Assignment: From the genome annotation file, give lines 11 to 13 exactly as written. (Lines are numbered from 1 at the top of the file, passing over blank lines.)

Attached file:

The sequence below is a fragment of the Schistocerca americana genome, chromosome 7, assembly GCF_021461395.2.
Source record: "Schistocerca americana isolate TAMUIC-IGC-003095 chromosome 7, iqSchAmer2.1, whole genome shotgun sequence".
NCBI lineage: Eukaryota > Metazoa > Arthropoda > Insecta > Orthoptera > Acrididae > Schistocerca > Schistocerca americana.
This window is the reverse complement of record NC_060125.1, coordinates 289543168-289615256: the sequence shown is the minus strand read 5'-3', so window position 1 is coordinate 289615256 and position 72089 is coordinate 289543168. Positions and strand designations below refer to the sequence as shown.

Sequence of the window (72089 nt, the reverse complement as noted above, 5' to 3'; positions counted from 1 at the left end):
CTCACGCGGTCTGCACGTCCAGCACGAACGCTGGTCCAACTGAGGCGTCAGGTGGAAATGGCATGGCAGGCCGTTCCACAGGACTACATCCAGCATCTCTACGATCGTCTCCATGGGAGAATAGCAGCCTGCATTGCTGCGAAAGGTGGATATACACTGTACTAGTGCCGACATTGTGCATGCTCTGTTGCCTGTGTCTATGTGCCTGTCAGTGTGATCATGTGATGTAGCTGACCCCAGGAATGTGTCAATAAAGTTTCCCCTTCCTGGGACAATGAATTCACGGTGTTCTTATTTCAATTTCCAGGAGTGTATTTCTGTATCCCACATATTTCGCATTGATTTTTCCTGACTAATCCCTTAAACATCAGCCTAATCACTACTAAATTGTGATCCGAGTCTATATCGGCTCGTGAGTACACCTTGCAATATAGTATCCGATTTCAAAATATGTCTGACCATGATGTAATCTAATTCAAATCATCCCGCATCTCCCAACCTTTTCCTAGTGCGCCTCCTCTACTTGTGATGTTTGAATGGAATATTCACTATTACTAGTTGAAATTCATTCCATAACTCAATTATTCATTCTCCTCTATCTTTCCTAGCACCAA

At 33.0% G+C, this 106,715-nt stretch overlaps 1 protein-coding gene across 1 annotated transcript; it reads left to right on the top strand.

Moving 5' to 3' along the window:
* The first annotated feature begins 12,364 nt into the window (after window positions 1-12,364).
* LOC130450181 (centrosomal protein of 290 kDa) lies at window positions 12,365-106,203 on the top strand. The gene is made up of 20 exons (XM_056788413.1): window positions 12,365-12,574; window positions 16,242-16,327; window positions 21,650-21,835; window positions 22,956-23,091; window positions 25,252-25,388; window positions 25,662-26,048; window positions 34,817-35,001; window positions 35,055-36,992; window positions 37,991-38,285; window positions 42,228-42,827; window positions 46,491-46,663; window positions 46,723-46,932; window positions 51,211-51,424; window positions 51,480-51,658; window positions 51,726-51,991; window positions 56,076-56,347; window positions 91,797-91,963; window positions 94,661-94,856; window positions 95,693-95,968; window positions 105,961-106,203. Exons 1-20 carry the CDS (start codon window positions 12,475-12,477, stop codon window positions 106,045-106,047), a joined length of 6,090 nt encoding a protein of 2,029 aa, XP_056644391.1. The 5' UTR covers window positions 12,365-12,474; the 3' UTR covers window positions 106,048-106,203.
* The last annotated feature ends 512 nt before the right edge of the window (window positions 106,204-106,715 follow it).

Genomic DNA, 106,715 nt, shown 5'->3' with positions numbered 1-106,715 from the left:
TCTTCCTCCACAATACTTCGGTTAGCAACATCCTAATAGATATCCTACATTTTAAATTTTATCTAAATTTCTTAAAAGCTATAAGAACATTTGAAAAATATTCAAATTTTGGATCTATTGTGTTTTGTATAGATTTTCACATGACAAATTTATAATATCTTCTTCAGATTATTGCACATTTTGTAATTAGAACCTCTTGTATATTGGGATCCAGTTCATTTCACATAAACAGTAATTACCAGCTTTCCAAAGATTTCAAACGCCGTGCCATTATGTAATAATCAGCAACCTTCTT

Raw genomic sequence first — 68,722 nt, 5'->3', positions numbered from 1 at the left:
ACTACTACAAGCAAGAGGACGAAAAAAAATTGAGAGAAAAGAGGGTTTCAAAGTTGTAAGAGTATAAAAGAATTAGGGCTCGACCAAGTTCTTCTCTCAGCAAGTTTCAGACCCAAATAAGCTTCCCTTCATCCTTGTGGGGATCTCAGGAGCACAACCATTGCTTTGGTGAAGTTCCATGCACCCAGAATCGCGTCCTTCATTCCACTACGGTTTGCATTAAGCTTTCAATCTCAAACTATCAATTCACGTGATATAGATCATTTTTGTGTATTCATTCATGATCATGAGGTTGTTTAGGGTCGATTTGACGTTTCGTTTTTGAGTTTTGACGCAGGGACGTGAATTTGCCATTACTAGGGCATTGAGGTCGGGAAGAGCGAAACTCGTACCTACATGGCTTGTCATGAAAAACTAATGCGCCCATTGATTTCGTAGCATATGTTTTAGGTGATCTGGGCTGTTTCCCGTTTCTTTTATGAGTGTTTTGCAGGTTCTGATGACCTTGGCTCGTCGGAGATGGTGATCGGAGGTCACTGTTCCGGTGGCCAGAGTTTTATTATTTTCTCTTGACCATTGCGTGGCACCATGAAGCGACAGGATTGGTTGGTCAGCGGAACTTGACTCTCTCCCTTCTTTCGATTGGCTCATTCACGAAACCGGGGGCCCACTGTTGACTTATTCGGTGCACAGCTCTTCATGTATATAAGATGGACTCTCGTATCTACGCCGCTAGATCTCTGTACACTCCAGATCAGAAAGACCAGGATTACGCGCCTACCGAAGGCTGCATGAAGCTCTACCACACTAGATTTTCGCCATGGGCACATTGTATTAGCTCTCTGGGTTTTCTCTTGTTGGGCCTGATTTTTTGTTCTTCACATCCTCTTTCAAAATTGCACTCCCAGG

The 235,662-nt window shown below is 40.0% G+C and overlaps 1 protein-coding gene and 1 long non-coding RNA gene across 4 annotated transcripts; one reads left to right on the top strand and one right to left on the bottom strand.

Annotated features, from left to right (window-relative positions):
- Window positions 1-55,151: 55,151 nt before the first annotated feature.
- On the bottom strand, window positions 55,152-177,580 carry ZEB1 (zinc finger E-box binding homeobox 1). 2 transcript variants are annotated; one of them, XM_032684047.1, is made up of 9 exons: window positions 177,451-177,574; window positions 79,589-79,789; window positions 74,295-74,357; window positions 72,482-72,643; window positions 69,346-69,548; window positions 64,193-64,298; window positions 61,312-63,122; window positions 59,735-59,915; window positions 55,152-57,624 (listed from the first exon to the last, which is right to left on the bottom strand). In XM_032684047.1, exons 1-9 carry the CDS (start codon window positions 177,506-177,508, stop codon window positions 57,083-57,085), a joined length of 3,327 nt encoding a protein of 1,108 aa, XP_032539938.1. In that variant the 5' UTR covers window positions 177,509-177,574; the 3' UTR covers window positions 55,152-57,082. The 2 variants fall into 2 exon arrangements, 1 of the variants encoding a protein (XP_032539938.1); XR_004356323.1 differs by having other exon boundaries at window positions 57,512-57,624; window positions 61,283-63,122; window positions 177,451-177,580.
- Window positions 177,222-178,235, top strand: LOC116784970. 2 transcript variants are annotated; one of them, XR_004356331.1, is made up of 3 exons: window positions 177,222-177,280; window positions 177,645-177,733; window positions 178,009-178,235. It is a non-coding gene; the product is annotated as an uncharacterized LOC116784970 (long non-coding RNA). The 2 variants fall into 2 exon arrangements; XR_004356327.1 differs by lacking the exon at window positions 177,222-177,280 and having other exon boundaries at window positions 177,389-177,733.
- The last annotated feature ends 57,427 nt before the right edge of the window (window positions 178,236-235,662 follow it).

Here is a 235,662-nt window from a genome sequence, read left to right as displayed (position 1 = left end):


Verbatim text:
* The last annotated feature ends 512 nt before the right edge of the window (window positions 106,204-106,715 follow it).

Genomic DNA, 106,715 nt, shown 5'->3' with positions numbered 1-106,715 from the left:
TCTTCCTCCACAATACTTCGGTTAGCAACATCCTAATAGATATCCTACATTTTAAATTTTATCTAAATTTCTTAAAAGCTATAAGAACATTTGAAAAATATTCAAATTTTGGATCTATTGTGTTTTGTATAGATTTTCACATGACAAATTTATAATATCTTCTTCAGATTATTGCACATTTTGTAATTAGAACCTCTTGTATATTGGGATCCAGTTCATTTCACATAAACAGTAATTACCAGCTTTCCAAAGATTTCAAACGCCGTGCCATTATGTAATAATCAGCAACCTTCTT